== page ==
At the time of his arrest in 1995, Kevin Mitnick was the most wanted cyber criminal in the United States. The arrest marked the end of an intense two-and-a-half-year electronic manhunt, a game of cat and mouse that Mitnick likens to a video game. 

"I was a little bit insane," Mitnick admits. "Why I did this psychologically is I loved putting myself in dangerous situations and then trying to work my way out of them."

To evade the FBI, Mitnick meticulously developed cover stories for himself. He worked in a law firm in Denver and a hospital in Seattle. "I was so into creating my cover it was almost like I was living another life," he says.

This fantasy life was inspired by Hollywood. According to the Tsutomo Shimomura's book Takedown

Early on, after seeing the 1975 Robert Redford movie Three Days of the Condor, [Mitnick] had adopted Condor as his nom de guerre. In the film Redford plays the role of a hunted CIA researcher who uses his experience as an Army signal corpsman to manipulate the phone system and avoid capture. Mitnick seemed to view himself as the same kind of daring man on the run from the law.

Mitnik's ability to evade the authorities earned him considerable notoriety. In the video below, for instance, he tells the story of how he toyed with the FBI when he figured out they were close to catching him. 

Watch here:

What's the Big Idea?

Just as reformed cheaters have gone to work at casinos, Mitnik has made a second career as a security consultant.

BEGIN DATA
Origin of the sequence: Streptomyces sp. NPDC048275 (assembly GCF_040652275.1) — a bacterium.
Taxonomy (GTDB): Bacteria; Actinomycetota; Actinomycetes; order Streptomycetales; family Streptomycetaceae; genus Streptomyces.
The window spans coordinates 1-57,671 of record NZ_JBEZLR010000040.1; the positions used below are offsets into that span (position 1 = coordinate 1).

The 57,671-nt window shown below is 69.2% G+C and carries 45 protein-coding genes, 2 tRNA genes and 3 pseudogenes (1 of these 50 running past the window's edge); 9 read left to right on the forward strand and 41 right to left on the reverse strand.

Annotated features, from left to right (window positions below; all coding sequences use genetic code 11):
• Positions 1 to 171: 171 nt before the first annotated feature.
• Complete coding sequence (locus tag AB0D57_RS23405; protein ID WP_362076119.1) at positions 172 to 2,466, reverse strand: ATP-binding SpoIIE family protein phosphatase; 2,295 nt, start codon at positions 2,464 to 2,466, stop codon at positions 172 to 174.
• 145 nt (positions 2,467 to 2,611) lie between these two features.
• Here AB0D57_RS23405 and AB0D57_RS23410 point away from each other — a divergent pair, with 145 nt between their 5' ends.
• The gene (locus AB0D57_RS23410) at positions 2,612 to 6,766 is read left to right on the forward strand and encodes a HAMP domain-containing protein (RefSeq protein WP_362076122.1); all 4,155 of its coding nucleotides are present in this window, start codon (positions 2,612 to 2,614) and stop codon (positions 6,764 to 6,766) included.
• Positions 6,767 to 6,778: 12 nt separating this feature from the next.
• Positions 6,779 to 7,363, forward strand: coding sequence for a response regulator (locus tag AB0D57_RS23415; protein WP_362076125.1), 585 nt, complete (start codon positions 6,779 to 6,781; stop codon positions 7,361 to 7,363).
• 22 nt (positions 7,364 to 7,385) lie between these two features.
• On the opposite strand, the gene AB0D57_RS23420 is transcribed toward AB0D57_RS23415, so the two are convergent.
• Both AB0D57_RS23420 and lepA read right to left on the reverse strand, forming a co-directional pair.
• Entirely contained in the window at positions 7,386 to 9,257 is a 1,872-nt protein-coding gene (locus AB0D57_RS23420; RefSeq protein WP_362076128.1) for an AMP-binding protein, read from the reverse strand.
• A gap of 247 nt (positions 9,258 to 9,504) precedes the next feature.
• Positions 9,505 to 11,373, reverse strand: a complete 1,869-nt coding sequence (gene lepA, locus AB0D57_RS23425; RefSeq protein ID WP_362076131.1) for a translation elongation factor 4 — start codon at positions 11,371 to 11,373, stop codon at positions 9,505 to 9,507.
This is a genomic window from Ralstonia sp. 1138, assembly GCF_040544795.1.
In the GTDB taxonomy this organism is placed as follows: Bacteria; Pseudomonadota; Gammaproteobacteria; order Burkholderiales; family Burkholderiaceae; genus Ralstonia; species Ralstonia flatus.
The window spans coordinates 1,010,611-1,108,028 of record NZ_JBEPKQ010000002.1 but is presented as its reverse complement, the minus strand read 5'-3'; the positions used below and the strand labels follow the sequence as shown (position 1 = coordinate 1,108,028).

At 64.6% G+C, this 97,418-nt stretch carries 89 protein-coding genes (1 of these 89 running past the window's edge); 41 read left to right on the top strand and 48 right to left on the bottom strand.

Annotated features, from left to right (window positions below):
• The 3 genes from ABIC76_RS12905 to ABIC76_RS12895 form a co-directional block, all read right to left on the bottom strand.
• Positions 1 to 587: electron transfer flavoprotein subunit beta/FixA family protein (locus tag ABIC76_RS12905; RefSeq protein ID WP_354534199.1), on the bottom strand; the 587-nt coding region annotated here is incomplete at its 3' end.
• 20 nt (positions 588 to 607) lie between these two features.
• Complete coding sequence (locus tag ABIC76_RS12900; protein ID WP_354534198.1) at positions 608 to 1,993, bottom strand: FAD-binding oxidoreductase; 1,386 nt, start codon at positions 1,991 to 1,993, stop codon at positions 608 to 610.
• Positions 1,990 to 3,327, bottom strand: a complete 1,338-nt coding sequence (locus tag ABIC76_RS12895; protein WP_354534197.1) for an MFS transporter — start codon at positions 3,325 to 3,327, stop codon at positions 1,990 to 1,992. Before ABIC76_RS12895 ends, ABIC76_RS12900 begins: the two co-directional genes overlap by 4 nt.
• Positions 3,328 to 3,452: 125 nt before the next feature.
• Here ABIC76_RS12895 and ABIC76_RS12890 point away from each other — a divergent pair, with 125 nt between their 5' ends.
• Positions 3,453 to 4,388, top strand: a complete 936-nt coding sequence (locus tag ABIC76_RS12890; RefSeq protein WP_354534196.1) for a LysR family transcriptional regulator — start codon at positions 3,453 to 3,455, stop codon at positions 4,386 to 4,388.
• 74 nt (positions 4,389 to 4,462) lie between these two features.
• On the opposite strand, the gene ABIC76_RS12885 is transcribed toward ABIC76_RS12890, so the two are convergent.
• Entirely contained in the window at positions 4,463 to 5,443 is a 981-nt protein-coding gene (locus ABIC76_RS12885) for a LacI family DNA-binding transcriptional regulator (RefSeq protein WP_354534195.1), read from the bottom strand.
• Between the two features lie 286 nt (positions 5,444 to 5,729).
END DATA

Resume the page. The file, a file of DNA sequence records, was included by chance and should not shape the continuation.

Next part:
So what does the world's most notorious hacker have to say about secuirty? Mitnik describes security as a lifecycle. "When you develop operating systems, when you’re developing applications there are millions of lines of code in some cases," he says.

To think that a developer hasn’t made a mistake or development teams haven’t made mistakes is naïve and what I think really has to happen is either there has to be a liability attached to the companies that develop applications and operating systems and also secure coding practices.  There is a rush to get applications out into the marketplace, so they could have return on investment and sometimes they want to skip the security step because it’s much faster. Then what happens is you have applications that are internet-facing that are deployed and then unfortunately end up being exploited.

So what can be done to eliminate risk? You can't eliminate it, Mitnik says, but you can at least mitigate it, and that means teaching developers secure coding practices and also auditing that code. 

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